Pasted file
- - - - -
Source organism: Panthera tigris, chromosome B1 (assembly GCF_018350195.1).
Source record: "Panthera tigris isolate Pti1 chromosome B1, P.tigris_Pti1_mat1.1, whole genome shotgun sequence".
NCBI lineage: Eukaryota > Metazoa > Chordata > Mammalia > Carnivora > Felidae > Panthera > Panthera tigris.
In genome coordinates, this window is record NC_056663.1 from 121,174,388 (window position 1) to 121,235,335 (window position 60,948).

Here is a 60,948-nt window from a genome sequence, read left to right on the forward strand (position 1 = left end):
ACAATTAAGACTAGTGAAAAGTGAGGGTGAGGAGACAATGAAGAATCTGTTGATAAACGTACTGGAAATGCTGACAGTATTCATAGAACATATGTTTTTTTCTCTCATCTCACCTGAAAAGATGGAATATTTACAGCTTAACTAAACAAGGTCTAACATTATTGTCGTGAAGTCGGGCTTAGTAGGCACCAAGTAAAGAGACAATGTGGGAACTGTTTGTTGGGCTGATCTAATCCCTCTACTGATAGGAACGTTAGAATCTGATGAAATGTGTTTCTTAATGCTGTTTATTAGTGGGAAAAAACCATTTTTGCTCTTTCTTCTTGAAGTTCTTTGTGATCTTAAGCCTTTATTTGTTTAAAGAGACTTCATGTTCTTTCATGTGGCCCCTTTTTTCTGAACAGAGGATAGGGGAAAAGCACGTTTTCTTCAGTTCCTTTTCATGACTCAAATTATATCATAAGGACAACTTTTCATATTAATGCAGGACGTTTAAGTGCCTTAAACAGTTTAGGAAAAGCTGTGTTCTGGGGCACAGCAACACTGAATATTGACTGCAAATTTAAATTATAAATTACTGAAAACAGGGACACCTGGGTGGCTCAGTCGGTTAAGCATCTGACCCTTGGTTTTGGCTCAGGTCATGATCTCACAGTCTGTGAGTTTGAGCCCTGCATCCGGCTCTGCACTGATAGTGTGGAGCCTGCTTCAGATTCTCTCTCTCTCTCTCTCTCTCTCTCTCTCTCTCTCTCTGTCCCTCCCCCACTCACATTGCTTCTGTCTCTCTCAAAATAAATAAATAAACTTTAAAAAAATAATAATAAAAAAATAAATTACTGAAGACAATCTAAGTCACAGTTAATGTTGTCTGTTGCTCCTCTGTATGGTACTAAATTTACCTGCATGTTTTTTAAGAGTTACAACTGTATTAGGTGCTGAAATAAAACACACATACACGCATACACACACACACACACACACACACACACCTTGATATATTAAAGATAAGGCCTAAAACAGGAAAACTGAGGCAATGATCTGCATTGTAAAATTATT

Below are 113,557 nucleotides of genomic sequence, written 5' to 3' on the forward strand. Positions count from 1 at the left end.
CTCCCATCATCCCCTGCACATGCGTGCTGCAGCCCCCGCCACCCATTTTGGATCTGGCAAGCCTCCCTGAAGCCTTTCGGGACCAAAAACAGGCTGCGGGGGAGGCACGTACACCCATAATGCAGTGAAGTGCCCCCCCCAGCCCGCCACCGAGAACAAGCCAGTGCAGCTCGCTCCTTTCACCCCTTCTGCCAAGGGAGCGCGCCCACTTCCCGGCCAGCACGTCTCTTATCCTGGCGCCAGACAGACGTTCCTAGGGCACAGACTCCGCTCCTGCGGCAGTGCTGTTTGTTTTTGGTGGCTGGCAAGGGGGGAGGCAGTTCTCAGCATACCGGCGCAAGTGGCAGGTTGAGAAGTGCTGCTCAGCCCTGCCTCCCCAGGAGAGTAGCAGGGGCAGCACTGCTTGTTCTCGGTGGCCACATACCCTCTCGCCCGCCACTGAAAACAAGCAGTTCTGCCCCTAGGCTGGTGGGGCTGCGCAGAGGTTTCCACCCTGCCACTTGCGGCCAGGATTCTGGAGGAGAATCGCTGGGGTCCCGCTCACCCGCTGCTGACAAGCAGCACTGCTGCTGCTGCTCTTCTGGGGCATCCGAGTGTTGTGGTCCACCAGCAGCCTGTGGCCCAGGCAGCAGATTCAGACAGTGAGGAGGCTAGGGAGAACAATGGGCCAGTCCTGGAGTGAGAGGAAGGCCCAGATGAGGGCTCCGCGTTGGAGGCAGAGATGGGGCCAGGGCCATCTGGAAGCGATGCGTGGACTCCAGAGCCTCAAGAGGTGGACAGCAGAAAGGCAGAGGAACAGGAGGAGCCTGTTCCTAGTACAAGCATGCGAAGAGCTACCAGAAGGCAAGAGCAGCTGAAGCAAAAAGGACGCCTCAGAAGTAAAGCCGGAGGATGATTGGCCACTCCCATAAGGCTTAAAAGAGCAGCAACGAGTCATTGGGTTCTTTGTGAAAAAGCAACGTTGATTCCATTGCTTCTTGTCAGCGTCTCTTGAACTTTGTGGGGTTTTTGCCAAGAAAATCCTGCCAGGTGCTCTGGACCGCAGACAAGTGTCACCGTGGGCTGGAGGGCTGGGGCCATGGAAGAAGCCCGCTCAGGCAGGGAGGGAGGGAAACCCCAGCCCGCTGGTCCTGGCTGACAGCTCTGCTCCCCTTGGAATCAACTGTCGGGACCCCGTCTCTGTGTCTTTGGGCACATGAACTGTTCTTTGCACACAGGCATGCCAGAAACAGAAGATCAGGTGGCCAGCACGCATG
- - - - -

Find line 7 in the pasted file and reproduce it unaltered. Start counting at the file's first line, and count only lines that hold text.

Below are 113,557 nucleotides of genomic sequence, written 5' to 3' on the forward strand. Positions count from 1 at the left end.